2 E.R.O LONDON MIDLAND AND SCOTTISH RAILWAY COMPANY THE AUTOMATIC VACUUM BRAKE L.M.S.R. C.M.E. Dept Derby, 1946
3 PREFACE. This Handbook is issued for the guidance of the C.M.E. C. & W. Section, Outdoor Foremen, Examiners, Brakesmen and others, who are called upon to examine and maintain the Automatic Vacuum Brake Equipment on the Company's Coaching and Freight Stock Vehicles in proper order. While the principles outlined are applicable to all British railway-owned rolling stock fitted with the automatic vacuum brake, the description and diagrams illustrating the various arrangements and fittings are based on L.M.S.R. equipment and practices.
4 V CONTENTS. Part I. GENERAL DESCRIPTION. Page Vacuum-a simple definition The measurement of vacuum The application of vacuum for power purposes... 2 The utilization of vacuum equipment for braking purposes AUTOMATIC VACUUM BRAKE EQUIPMENT. General Engine equipment COACHING STOCK EQUIPMENT. Brake cylinders Ball valves Direct admission valves Guards' brake application valves Passenger communication apparatus Vacuum gauges Brake block operating gear The operation of the Automatic Vacuum Brake... 11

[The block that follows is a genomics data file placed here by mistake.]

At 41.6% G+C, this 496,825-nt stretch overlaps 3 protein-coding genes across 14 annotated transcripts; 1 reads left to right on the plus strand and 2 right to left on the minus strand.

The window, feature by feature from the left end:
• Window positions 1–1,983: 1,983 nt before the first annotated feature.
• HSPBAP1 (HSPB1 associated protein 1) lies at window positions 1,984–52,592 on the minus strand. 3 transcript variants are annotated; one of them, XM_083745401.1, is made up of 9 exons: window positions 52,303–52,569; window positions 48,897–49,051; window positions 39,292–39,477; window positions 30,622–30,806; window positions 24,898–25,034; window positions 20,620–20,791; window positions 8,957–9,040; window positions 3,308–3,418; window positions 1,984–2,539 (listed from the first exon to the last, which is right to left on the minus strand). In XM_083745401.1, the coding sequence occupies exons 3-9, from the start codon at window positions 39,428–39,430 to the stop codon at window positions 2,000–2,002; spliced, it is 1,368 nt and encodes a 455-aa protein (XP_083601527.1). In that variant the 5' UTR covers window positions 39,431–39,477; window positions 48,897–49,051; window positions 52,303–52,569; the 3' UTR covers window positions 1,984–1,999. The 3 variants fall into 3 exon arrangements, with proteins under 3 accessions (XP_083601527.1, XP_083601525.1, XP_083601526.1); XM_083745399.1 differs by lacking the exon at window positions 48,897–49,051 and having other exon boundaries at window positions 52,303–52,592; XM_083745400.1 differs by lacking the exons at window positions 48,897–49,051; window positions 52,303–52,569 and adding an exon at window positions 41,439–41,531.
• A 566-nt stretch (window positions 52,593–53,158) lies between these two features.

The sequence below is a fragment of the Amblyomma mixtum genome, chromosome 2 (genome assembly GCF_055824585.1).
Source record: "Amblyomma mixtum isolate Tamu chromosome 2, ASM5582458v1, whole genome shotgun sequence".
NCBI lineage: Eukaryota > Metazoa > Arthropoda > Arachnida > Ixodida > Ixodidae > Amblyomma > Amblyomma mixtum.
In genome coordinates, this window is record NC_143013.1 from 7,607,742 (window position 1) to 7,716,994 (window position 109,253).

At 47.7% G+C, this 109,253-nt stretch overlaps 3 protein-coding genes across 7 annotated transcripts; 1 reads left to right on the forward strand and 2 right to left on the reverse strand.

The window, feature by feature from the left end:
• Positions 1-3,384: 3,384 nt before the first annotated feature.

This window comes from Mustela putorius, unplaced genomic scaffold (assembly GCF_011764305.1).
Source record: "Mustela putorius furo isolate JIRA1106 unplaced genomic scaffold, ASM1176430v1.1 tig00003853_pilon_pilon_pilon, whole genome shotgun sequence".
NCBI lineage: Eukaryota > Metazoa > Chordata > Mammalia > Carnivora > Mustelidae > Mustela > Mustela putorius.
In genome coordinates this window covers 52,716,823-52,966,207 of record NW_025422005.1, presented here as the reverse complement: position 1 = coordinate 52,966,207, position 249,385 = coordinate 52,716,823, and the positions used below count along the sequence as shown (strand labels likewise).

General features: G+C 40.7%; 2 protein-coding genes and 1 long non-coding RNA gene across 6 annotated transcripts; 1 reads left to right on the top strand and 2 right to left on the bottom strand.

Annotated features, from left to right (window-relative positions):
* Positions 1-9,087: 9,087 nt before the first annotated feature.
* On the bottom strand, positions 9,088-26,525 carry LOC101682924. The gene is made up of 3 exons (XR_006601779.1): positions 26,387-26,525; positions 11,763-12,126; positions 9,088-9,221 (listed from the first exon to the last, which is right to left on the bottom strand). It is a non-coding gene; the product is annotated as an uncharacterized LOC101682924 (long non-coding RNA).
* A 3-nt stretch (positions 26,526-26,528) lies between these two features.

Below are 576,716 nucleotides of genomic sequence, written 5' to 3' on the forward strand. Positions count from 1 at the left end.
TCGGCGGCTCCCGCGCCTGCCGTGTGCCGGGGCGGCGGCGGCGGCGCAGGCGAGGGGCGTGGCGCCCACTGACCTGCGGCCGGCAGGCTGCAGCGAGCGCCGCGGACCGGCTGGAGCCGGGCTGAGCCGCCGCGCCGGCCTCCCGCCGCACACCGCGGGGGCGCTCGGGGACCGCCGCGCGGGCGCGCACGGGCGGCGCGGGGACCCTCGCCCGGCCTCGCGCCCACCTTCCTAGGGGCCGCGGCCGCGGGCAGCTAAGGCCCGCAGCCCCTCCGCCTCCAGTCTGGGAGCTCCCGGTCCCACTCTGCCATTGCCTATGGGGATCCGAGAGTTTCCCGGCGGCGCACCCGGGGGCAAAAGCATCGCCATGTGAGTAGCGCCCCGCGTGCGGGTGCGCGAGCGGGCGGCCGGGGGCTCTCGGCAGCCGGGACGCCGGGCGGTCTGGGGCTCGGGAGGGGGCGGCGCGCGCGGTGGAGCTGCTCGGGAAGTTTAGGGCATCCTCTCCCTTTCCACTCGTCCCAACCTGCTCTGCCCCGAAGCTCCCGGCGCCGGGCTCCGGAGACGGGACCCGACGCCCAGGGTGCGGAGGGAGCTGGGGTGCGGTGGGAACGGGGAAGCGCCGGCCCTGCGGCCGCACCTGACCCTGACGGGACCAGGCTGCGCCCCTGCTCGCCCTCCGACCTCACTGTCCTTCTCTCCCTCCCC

5 vi Part IL EXAMINATION AND TESTING OF A.V.B. EQUIPMENT. Page Examination and adjustment Brake block adjustment Use of clearance gauges (4- and 6-wheeled bogies) Handbrakes Vacuum equipment Passenger communication apparatus Guards' emergency application valves Vacuum gauges Brake cylinder release valves Adverse weather conditions-frost Testing and irregularities TEST APPARATUS. Irregularities and testing of A.V.B. equipment Engine equipment:- (a) Engines fitted with combined large and small ejector (b) Engines fitted with single ejector and pump 17 Train equipment IRREGULARITIES, REMEDIAL ACTION. Flexible hoses D.A. valves Brake cylinders Excessive vacuum in reservoirs Dia. No. DIAGRAMS. 1. "U" tube for measurement of vacuum. 2. General arrangement of vacuum brake on engine and coaches. 3. Vacuum hose coupling. 4. Arrangement of vacuum brake cylinder. 5. Ball valve. 6. Direct admission valve. 6a. Direct admission valve with modified air intake shield. 7. Emergency valve. 7a. Emergency valve, modified type (standard). 8. Communication valve (closed). 8a. Communication valve (open). 9. General arrangement of brake rigging on a modern 4-wheeled bogie. vii INDEX. Part I. Subject. Page Air, admission of, to train pipe ,11 Atmosphere, pressure exerted by Brake, application, direct admission valves Brake application, time lag Brake block, carrier beam Brake blocks ,10 Brake blocks, operating gear Brake, calculation of power Brake, continuous ,3 Brake, continuous main vacuum train pipe Brake cylinders, combined cylinder and reservoir... 5 Brake cylinders, diaphragm type Brake cylinder, pistons Brake cylinder, piston rods Brake cylinder piston rods, length of Brake cylinder piston rod gland packing Brake cylinder piston, rolling ring Brake cylinder, rolling ring type Brake, design of Brake equipment, automatic vacuum Brake equipment, hand Brake, re-creation of vacuum after testing Brake, self-contained Brake, testing after attaching or detaching vehicles Brake, testing of Brake, automatic vacuum, operation of Brake valve, drivers' Couplings, flexible hosepipe Cylinders, brake Direct admission valves Discs, passenger communication apparatus Driver's brake valve Dummy plugs ,4 Ejector, combined type Ejector, large Ejector, small Engine equipment, ejector Engine equipment, vacuum pump